|Using flexible arrays in the kernel
|Last updated for 2.6.32
|Jonathan Corbet <email@example.com>
|Large contiguous memory allocations can be unreliable in the Linux kernel.
|Kernel programmers will sometimes respond to this problem by allocating
|pages with vmalloc(). This solution not ideal, though. On 32-bit systems,
|memory from vmalloc() must be mapped into a relatively small address space;
|it's easy to run out. On SMP systems, the page table changes required by
|vmalloc() allocations can require expensive cross-processor interrupts on
|all CPUs. And, on all systems, use of space in the vmalloc() range
|increases pressure on the translation lookaside buffer (TLB), reducing the
|performance of the system.
|In many cases, the need for memory from vmalloc() can be eliminated by
|piecing together an array from smaller parts; the flexible array library
|exists to make this task easier.
|A flexible array holds an arbitrary (within limits) number of fixed-sized
|objects, accessed via an integer index. Sparse arrays are handled
|reasonably well. Only single-page allocations are made, so memory
|allocation failures should be relatively rare. The down sides are that the
|arrays cannot be indexed directly, individual object size cannot exceed the
|system page size, and putting data into a flexible array requires a copy
|operation. It's also worth noting that flexible arrays do no internal
|locking at all; if concurrent access to an array is possible, then the
|caller must arrange for appropriate mutual exclusion.
|The creation of a flexible array is done with:
| #include <linux/flex_array.h>
| struct flex_array *flex_array_alloc(int element_size,
| unsigned int total,
| gfp_t flags);
|The individual object size is provided by element_size, while total is the
|maximum number of objects which can be stored in the array. The flags
|argument is passed directly to the internal memory allocation calls. With
|the current code, using flags to ask for high memory is likely to lead to
|notably unpleasant side effects.
|It is also possible to define flexible arrays at compile time with:
| DEFINE_FLEX_ARRAY(name, element_size, total);
|This macro will result in a definition of an array with the given name; the
|element size and total will be checked for validity at compile time.
|Storing data into a flexible array is accomplished with a call to:
| int flex_array_put(struct flex_array *array, unsigned int element_nr,
| void *src, gfp_t flags);
|This call will copy the data from src into the array, in the position
|indicated by element_nr (which must be less than the maximum specified when
|the array was created). If any memory allocations must be performed, flags
|will be used. The return value is zero on success, a negative error code
|There might possibly be a need to store data into a flexible array while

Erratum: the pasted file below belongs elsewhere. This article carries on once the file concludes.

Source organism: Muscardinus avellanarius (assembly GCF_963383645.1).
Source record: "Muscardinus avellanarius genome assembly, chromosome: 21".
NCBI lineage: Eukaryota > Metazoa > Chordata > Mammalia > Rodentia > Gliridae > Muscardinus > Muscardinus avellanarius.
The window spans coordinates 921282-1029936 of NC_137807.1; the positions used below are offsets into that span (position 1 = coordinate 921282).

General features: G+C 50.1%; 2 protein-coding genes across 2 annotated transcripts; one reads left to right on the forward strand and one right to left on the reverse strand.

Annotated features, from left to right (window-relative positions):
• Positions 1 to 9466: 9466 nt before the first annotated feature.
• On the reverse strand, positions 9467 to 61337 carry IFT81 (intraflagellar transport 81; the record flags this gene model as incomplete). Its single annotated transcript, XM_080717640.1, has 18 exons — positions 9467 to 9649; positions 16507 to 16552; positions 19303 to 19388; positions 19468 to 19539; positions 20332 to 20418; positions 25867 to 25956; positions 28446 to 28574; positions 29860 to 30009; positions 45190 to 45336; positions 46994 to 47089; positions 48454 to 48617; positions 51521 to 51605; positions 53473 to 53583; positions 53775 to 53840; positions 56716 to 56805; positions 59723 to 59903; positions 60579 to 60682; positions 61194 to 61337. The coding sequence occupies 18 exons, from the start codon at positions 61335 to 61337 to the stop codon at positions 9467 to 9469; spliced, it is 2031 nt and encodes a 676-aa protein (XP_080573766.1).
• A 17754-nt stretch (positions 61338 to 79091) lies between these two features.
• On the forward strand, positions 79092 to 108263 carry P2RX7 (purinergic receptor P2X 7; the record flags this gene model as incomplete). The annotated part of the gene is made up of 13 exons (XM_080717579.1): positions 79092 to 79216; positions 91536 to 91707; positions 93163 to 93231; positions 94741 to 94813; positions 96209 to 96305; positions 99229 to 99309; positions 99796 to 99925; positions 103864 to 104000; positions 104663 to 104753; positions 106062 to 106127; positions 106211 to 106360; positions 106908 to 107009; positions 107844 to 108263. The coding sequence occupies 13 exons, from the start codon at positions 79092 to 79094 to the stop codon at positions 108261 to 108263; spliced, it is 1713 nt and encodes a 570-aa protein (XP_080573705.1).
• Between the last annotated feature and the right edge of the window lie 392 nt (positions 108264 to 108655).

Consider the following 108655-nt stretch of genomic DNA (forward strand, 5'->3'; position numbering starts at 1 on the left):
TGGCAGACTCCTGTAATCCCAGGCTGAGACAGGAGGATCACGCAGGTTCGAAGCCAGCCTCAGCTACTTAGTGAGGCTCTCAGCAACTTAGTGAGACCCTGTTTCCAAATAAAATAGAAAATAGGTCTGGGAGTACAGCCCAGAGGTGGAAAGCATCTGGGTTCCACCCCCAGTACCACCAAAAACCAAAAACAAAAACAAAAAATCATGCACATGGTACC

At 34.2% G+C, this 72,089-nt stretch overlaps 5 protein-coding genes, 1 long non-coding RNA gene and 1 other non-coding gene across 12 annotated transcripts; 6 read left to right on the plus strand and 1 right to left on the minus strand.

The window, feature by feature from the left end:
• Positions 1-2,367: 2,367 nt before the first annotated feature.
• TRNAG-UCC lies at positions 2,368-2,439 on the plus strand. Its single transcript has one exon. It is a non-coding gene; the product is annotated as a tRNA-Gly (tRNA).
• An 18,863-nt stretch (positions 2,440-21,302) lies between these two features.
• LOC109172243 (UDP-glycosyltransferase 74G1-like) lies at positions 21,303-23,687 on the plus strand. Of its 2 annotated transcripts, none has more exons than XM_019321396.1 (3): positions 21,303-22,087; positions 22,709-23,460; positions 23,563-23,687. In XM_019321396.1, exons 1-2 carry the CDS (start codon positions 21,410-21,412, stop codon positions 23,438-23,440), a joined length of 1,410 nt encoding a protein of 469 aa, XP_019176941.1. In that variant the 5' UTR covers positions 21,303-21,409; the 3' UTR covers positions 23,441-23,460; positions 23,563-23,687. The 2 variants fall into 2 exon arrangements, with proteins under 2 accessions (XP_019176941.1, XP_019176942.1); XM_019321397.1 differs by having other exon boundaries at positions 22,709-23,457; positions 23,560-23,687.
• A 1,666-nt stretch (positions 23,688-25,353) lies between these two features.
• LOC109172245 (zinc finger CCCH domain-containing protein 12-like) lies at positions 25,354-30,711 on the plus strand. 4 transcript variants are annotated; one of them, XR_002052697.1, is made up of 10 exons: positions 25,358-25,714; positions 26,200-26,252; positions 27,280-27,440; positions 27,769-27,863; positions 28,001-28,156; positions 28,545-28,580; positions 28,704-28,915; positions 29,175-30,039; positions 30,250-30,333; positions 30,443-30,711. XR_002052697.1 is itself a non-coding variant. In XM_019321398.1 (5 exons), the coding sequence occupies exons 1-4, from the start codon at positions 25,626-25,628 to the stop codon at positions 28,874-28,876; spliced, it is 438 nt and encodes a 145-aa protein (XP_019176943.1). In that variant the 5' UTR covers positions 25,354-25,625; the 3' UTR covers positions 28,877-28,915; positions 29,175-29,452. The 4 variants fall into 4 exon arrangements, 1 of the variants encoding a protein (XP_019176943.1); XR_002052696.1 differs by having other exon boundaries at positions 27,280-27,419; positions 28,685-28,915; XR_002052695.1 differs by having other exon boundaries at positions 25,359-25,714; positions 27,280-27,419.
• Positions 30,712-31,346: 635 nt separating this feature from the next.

|running in some sort of atomic context; in this situation, sleeping in the
|memory allocator would be a bad thing. That can be avoided by using
|GFP_ATOMIC for the flags value, but, often, there is a better way. The
|trick is to ensure that any needed memory allocations are done before
|entering atomic context, using:
| int flex_array_prealloc(struct flex_array *array, unsigned int start,
| unsigned int nr_elements, gfp_t flags);
|This function will ensure that memory for the elements indexed in the range
|defined by start and nr_elements has been allocated. Thereafter, a
|flex_array_put() call on an element in that range is guaranteed not to
|Getting data back out of the array is done with:
| void *flex_array_get(struct flex_array *fa, unsigned int element_nr);
|The return value is a pointer to the data element, or NULL if that
|particular element has never been allocated.
|Note that it is possible to get back a valid pointer for an element which
|has never been stored in the array. Memory for array elements is allocated
|one page at a time; a single allocation could provide memory for several
|adjacent elements. Flexible array elements are normally initialized to the
|value FLEX_ARRAY_FREE (defined as 0x6c in <linux/poison.h>), so errors
|involving that number probably result from use of unstored array entries.
|Note that, if array elements are allocated with __GFP_ZERO, they will be
|initialized to zero and this poisoning will not happen.
|Individual elements in the array can be cleared with:
| int flex_array_clear(struct flex_array *array, unsigned int element_nr);
|This function will set the given element to FLEX_ARRAY_FREE and return
|zero. If storage for the indicated element is not allocated for the array,
|flex_array_clear() will return -EINVAL instead. Note that clearing an
|element does not release the storage associated with it; to reduce the
|allocated size of an array, call:
| int flex_array_shrink(struct flex_array *array);
|The return value will be the number of pages of memory actually freed.
|This function works by scanning the array for pages containing nothing but
|FLEX_ARRAY_FREE bytes, so (1) it can be expensive, and (2) it will not work
|if the array's pages are allocated with __GFP_ZERO.
|It is possible to remove all elements of an array with a call to:
| void flex_array_free_parts(struct flex_array *array);
|This call frees all elements, but leaves the array itself in place.
|Freeing the entire array is done with:
| void flex_array_free(struct flex_array *array);
|As of this writing, there are no users of flexible arrays in the mainline
|kernel. The functions described here are also not exported to modules;
|that will probably be fixed when somebody comes up with a need for it.